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These Exciting Tips For Transplanting Tulips In Spring Will Make Your Garden Look Amazing

These Exciting Tips For Transplanting Tulips In Spring Will Make Your Garden Look Amazing

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Spring is the time for new beginnings, and what better way to welcome the season than by transplanting tulips into your garden? 

As the weather warms and nature comes alive, planting vibrant flowers is a must if you want to have a colorful garden. 

I remember my grandma’s garden was filled with flowers – I loved strolling through and admiring their beauty. And now, I’m trying to make my garden look just like hers, and planting tulips is helping me get there!

So, if you plan to transplant tulips this spring, let’s do it together. 

It’s All About Perfect Timing And Location 

If you find that your tulips aren’t in the right spot, don’t worry. The best time to move them is in spring, after their leaves turn yellow and start to fade. 

This is also the perfect opportunity to divide clumps of tulips!

For many areas in the U.S. late spring is the best time to do this. I live in Florida, so I sometimes do it in early fall. 

This one time I forgot where I put my bulbs, so make sure to mark them so you can easily find them in the garden!

If needed, you can also lift the bulbs in late spring, dry and store them in a cool place over the summer, and replant them in the fall.

Finding the right spot for your tulips is very important! 

My grandma told me to always place them in a sunny area with well-draining soil, ensuring that pesky deer or squirrels can’t reach your tulips. This way, your tulips will come back for many years to come!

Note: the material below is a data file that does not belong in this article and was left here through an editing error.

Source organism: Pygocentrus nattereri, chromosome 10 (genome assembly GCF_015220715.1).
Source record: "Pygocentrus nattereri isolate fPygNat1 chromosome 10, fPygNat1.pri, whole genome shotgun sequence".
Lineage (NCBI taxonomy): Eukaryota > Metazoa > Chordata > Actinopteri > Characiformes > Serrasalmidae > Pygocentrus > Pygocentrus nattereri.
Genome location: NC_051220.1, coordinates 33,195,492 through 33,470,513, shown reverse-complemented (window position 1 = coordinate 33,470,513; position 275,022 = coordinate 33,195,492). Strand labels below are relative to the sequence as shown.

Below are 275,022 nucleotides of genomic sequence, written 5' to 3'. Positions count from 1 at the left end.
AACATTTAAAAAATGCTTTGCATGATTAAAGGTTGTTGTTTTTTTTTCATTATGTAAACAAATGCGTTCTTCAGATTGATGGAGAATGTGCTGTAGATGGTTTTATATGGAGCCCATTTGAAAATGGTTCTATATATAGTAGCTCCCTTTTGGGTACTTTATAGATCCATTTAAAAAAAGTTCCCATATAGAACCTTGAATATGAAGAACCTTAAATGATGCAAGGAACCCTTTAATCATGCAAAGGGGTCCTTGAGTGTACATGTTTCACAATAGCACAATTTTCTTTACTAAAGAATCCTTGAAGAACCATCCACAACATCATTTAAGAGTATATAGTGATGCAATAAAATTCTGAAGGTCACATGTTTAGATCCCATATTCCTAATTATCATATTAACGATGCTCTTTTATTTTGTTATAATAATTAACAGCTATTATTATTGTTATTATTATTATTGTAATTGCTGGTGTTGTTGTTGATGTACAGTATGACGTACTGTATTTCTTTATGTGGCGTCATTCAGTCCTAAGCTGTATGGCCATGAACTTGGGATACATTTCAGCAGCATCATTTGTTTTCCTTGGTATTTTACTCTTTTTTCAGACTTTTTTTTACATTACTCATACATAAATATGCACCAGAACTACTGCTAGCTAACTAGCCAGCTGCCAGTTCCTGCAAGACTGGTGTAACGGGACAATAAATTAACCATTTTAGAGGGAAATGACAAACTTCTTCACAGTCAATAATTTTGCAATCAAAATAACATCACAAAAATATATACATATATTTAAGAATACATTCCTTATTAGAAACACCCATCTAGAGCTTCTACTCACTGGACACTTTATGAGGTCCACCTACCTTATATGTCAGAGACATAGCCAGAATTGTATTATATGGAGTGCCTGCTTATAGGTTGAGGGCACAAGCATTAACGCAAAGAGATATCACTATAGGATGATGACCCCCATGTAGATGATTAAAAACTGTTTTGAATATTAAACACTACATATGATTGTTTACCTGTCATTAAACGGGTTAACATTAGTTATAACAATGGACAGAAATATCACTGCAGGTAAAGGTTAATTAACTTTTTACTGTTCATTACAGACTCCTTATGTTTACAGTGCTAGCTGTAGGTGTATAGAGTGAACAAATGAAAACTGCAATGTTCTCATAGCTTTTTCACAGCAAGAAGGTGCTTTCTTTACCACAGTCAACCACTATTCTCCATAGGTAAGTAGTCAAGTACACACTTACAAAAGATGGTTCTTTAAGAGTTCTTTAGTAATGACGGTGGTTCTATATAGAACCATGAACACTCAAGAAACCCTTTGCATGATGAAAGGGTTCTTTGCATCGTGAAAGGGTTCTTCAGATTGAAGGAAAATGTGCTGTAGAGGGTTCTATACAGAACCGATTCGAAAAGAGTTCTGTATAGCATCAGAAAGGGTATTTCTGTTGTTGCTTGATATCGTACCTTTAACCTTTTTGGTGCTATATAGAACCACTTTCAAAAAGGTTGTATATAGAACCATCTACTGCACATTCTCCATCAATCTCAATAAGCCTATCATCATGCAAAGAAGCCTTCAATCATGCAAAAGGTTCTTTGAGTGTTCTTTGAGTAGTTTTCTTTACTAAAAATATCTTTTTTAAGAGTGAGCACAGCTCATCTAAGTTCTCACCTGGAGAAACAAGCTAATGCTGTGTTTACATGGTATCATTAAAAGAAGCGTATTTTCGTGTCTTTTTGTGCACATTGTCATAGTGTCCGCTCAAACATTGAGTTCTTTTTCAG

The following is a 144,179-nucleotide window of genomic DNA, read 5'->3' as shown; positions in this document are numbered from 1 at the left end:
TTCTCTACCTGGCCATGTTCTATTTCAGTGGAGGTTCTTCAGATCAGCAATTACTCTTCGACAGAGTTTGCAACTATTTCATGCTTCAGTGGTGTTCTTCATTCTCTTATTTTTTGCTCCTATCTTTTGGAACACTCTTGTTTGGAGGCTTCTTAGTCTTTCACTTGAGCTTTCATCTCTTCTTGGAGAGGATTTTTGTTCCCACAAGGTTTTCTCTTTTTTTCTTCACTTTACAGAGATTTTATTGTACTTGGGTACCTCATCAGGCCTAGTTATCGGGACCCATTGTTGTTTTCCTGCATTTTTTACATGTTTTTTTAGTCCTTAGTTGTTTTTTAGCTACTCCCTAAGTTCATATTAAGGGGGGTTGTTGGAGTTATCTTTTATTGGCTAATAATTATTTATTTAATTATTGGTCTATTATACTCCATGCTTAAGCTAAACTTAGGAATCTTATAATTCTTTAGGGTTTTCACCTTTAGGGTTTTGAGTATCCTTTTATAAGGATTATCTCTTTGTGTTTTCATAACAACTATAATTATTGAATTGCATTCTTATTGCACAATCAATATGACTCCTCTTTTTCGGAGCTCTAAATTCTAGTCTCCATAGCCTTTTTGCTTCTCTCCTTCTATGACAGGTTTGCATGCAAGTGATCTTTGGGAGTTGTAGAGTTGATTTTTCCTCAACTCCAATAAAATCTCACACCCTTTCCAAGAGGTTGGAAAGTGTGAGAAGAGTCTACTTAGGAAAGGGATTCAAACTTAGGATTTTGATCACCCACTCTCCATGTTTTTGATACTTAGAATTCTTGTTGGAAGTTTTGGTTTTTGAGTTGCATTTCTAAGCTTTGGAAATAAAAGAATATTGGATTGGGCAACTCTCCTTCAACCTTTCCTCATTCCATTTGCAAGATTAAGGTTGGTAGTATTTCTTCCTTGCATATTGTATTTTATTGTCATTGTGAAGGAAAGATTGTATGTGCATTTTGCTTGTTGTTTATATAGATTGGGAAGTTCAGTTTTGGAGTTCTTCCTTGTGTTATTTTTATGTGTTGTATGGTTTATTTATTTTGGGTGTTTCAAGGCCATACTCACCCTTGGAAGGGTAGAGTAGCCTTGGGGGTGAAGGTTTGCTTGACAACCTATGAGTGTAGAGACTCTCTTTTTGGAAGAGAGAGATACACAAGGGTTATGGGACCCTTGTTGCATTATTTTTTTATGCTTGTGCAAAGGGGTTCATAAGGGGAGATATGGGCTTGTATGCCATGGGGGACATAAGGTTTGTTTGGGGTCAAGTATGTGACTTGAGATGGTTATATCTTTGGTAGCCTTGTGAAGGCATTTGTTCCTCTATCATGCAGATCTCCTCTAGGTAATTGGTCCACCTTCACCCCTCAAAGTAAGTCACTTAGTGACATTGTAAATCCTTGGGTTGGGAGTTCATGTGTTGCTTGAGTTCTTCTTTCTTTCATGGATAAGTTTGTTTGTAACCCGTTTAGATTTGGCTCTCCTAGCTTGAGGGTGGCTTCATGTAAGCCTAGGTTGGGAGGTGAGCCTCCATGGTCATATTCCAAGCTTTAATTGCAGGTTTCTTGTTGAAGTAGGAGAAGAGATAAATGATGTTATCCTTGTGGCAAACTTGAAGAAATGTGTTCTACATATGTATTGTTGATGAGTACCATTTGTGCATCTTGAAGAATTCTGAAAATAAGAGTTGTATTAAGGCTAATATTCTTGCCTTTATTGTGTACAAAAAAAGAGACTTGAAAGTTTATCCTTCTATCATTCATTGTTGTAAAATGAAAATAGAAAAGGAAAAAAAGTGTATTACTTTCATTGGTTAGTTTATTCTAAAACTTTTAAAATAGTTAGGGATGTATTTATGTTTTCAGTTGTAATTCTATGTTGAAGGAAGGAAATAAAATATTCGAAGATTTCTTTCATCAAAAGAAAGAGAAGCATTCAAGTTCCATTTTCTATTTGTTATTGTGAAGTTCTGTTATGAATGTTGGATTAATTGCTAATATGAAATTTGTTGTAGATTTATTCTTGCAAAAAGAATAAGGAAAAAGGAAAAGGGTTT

If you’re short on garden space, don’t worry; tulips also thrive in pots, where they can add a burst of color to your spring decor.

If you have problems with squirrels, this might help: Grow These 13 Plants To Keep Squirrels Away From Your Garden

You Can Also Replant Your Tulip Bulbs

Planting tulip bulbs in the spring follows a similar process to planting new bulbs in the fall. 

Even though many people traditionally bury tulip bulbs at least 6 inches deep, a study from Cornell University suggests that planting them only 2 inches deep and covering them with 2 to 4 inches of mulch can yield the same results with less effort. 

For optimal growth, lightly fertilize your tulips with a bulb-specific fertilizer, as recommended by the University of Minnesota Extension (I did my research!).

Tulips originate from arid regions and don’t need much water because their bulbs are prone to rotting. 

While it is important to water them well during planting, you should cut back watering more than once a week when tulips are established. 

If you still have issues with squirrels disturbing your bulbs, consider covering the area with chicken grit or wire mesh. But I’m sure these adorable pests won’t bother your tulips!

So, there you have it: by following these instructions, you’re going to transplant tulips successfully. 

These methods work for me, but if you have any other that work for you, I’d be happy to learn more!

Also read: 9 Easy Steps For Growing Tulips In Water